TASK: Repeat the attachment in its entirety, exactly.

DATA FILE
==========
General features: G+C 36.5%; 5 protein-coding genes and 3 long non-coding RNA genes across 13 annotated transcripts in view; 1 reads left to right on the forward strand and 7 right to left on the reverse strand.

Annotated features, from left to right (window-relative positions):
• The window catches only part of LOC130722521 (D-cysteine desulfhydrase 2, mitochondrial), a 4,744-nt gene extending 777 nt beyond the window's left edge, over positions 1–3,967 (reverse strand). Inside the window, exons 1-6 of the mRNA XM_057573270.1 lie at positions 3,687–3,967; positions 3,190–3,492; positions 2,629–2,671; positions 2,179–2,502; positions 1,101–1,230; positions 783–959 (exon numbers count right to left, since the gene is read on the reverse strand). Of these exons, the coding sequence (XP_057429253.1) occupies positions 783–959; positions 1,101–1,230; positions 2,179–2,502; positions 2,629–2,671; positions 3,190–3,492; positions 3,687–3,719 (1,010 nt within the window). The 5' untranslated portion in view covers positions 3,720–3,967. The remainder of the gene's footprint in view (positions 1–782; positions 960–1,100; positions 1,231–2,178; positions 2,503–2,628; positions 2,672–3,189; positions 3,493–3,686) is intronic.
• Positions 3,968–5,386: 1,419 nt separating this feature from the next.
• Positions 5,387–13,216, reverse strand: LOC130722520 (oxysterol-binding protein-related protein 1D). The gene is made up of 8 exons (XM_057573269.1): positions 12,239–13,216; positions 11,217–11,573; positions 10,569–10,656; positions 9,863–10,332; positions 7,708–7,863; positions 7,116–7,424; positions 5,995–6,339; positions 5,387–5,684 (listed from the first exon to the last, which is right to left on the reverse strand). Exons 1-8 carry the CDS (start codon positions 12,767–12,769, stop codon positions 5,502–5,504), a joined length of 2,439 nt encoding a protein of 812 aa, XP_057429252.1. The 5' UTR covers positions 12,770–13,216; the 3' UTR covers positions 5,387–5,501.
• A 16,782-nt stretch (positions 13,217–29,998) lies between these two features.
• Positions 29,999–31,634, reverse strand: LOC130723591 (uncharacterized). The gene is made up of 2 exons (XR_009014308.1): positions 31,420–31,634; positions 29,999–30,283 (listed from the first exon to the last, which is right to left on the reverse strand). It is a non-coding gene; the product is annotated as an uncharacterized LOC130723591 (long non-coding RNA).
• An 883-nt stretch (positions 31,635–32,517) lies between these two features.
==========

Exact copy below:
General features: G+C 36.5%; 5 protein-coding genes and 3 long non-coding RNA genes across 13 annotated transcripts in view; 1 reads left to right on the forward strand and 7 right to left on the reverse strand.

Annotated features, from left to right (window-relative positions):
• The window catches only part of LOC130722521 (D-cysteine desulfhydrase 2, mitochondrial), a 4,744-nt gene extending 777 nt beyond the window's left edge, over positions 1–3,967 (reverse strand). Inside the window, exons 1-6 of the mRNA XM_057573270.1 lie at positions 3,687–3,967; positions 3,190–3,492; positions 2,629–2,671; positions 2,179–2,502; positions 1,101–1,230; positions 783–959 (exon numbers count right to left, since the gene is read on the reverse strand). Of these exons, the coding sequence (XP_057429253.1) occupies positions 783–959; positions 1,101–1,230; positions 2,179–2,502; positions 2,629–2,671; positions 3,190–3,492; positions 3,687–3,719 (1,010 nt within the window). The 5' untranslated portion in view covers positions 3,720–3,967. The remainder of the gene's footprint in view (positions 1–782; positions 960–1,100; positions 1,231–2,178; positions 2,503–2,628; positions 2,672–3,189; positions 3,493–3,686) is intronic.
• Positions 3,968–5,386: 1,419 nt separating this feature from the next.
• Positions 5,387–13,216, reverse strand: LOC130722520 (oxysterol-binding protein-related protein 1D). The gene is made up of 8 exons (XM_057573269.1): positions 12,239–13,216; positions 11,217–11,573; positions 10,569–10,656; positions 9,863–10,332; positions 7,708–7,863; positions 7,116–7,424; positions 5,995–6,339; positions 5,387–5,684 (listed from the first exon to the last, which is right to left on the reverse strand). Exons 1-8 carry the CDS (start codon positions 12,767–12,769, stop codon positions 5,502–5,504), a joined length of 2,439 nt encoding a protein of 812 aa, XP_057429252.1. The 5' UTR covers positions 12,770–13,216; the 3' UTR covers positions 5,387–5,501.
• A 16,782-nt stretch (positions 13,217–29,998) lies between these two features.
• Positions 29,999–31,634, reverse strand: LOC130723591 (uncharacterized). The gene is made up of 2 exons (XR_009014308.1): positions 31,420–31,634; positions 29,999–30,283 (listed from the first exon to the last, which is right to left on the reverse strand). It is a non-coding gene; the product is annotated as an uncharacterized LOC130723591 (long non-coding RNA).
• An 883-nt stretch (positions 31,635–32,517) lies between these two features.